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Archive for the ‘Copyright Enforcement Group (CEG-TEK)’ Category

I try my hardest to separate out the “photo” copyright trolls from the “bittorrent” copyright trolls when writing articles on this blog, as they are a separate category of trolls with their own rules.

In sum, “photo” copyright trolls search the web for images that are used on websites, often by bloggers, without permission or license from the owner of that photograph. Essentially, a blogger writes (for example) about the topic of “red pepper” vegetables. To make their blog entry more visually appealing, they search Google Images for “red pepper,” copy the first image they see, and they paste it on the top of their blog.

Most bloggers stay away from pictures that have a watermark on it, or from images which have a copyright logo marked on it. The problem is that 99% of the pictures out there have no copyright marking, and are not sold anywhere. Unsuspecting bloggers use these photos or random pictures on their blogs, and unbenownst to them, the owner (or a third party who purchases the rights to the photo with the intention of suing bloggers) begins asserting their copyright interests in the photo. Many accused bloggers who I have spoken to have expressed that they didn’t think they needed a license for a photo for non-commercial activities, and now they are facing threats of a lawsuit for using an image on their website.

Where the waters get muddied is that now Copyright Enforcement Group (a.k.a., “CEG-TEK”, “CEG TEK”, and more recently, “CEG”) is sending out the same DMCA letters that they ordinarily send to my bittorrent clients, but now they are in the “photo trolling” business. Their letters assert that a particular website used a copyrighted photo without a license, and the copyright holder is now asserting his rights for the “theft” that happened to his intellectual property rights. Thus, they are asking for $500 per photo, which in my opinion is obscene considering all their other letters ask for $200 per video shared via bittorrent.

On a personal note, hitting website users with a threat of a lawsuit over an image pulled from a Google image search is simply obscene. I would certainly understand such a letter if the image had a watermark pointing the user to a website where they can purchase rights to the photo without the watermark, or if there was a copyright mark on the image. Yet these photos have none of these, and they are literally trolling old websites and blogs looking for photos which were copied from other websites.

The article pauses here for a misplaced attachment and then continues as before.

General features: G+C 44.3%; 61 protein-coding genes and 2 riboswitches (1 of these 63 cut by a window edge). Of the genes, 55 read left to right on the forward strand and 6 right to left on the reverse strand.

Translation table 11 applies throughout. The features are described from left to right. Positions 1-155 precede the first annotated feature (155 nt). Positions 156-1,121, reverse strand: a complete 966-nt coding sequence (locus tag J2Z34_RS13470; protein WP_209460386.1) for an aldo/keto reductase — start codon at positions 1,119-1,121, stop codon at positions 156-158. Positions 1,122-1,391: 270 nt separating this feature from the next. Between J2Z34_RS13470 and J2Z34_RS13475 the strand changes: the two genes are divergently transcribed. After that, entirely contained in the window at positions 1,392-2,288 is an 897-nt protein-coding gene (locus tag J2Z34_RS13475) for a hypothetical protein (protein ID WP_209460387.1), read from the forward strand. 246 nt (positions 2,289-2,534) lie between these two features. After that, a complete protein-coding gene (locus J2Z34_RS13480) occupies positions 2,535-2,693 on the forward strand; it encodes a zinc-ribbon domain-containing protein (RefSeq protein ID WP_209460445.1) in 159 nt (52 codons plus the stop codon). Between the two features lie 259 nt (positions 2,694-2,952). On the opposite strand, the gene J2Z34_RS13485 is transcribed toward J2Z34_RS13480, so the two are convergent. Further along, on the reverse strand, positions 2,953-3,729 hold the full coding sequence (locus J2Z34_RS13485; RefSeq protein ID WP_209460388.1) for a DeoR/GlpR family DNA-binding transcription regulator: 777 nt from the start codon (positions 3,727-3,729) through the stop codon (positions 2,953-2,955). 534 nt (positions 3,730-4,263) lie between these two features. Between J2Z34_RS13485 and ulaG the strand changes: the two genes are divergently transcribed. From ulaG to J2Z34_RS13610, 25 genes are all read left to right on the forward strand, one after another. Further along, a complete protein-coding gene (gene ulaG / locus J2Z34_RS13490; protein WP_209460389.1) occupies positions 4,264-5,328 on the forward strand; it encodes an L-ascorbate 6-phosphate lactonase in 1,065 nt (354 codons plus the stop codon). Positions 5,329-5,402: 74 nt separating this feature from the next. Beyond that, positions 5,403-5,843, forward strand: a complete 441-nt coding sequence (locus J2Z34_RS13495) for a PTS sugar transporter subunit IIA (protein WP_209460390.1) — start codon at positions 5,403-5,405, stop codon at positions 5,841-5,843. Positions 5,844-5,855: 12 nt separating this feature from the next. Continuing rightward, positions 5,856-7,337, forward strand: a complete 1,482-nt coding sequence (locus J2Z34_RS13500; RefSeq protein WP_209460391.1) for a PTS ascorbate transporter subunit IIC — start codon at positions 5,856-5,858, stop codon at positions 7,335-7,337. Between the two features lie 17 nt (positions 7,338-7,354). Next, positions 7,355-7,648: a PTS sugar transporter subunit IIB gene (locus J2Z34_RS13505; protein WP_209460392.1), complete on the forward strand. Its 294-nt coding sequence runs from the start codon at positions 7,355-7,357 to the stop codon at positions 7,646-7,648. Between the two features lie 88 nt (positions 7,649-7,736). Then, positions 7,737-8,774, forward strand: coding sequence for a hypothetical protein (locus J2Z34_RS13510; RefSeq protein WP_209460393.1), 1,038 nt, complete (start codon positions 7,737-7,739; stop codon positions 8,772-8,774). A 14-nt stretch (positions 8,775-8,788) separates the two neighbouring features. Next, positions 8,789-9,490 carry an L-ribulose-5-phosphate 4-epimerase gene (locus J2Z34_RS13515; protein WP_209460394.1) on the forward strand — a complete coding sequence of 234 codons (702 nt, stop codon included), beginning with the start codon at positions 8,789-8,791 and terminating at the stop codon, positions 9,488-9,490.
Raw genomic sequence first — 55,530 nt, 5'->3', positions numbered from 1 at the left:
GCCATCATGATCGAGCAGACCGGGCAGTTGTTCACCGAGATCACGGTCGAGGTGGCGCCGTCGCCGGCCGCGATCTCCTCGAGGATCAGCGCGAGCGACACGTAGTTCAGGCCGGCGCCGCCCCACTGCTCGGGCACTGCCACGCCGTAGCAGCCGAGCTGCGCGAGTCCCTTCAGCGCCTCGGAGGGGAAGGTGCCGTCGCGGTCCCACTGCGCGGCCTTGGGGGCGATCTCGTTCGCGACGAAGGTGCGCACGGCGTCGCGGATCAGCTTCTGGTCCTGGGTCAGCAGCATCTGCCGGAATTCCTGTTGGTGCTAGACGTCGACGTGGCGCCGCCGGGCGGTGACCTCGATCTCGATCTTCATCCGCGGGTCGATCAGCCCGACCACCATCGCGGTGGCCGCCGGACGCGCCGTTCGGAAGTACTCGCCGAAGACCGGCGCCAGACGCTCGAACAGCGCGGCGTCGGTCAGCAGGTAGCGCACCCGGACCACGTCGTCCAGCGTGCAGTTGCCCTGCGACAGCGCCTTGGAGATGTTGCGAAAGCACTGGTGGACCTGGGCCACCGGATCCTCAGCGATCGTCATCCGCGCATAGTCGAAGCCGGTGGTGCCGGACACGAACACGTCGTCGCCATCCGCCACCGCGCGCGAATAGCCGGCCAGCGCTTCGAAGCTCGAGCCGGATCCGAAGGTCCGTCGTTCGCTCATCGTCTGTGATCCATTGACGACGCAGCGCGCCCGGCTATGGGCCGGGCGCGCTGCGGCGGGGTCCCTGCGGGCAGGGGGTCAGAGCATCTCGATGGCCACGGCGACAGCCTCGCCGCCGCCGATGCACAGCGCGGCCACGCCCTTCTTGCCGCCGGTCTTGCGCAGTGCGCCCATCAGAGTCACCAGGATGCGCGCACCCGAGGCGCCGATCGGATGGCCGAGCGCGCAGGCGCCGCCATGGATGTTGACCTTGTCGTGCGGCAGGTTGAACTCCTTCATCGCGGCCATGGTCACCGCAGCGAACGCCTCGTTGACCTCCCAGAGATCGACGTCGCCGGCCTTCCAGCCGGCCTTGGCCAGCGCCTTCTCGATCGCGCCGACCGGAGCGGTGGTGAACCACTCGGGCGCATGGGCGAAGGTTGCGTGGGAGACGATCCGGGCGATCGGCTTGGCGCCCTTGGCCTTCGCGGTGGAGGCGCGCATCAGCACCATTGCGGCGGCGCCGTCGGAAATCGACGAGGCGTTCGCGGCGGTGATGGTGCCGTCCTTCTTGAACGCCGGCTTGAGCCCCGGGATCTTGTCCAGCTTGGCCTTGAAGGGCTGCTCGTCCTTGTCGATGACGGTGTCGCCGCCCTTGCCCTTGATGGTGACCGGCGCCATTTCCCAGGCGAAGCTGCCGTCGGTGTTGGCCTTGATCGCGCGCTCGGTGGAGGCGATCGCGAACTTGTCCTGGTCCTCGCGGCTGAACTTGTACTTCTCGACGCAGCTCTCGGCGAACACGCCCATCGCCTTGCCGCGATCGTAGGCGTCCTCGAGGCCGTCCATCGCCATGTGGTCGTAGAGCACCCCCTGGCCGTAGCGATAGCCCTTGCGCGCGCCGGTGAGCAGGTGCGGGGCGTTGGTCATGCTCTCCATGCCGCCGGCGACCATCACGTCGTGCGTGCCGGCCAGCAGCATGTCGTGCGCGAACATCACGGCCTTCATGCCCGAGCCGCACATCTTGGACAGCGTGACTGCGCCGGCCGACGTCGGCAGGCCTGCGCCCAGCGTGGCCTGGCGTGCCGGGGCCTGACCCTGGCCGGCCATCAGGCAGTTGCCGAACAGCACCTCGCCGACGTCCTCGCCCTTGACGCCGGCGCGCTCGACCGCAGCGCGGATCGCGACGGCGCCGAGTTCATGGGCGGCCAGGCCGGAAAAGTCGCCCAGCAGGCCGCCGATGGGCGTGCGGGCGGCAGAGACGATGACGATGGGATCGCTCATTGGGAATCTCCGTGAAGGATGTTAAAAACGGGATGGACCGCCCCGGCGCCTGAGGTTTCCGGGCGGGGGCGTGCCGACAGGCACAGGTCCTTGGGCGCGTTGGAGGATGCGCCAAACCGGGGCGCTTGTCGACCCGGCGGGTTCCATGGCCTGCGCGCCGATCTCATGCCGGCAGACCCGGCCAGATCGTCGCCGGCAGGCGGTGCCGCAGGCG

What makes this so obscene is that the photo copyright owners are asserting the same copyright infringement claims as do the copyright holders for the bittorrent cases we deal with daily. Along with the same copyright claims come the same shock of having the law provide statutory damages of $150,000 to the copyright holder who can prove the infringement. $150,000 for a movie download in my mind is an obscene and disproportionate punishment for the “crime” of downloading a copyrighted title. Even moreso for a photo. AND, even moreso for an unmarked and unwatermarked photo freely available on a Google image search.

Now here are the details as they are unfolding. So far, it appears as if the “photo” copyright troll entity asserting the copyrights is a company called “AKM Images / GSI Media.” The letter CEG-TEK is sending out provides a screenshot image of the blog containing the photo (and in a number of cases, the blog is no longer in existence and is only shown in the internet archives on the “Way Back Machine” on http://archive.org). It appears as if even CEG-TEK was unsure if they wanted to go into this area, because many of the screenshots are said to be from last year (2012). And, the so-called DMCA letters are not sent by ISPs, but appear to be forwarded by the website admins who host the various blogs.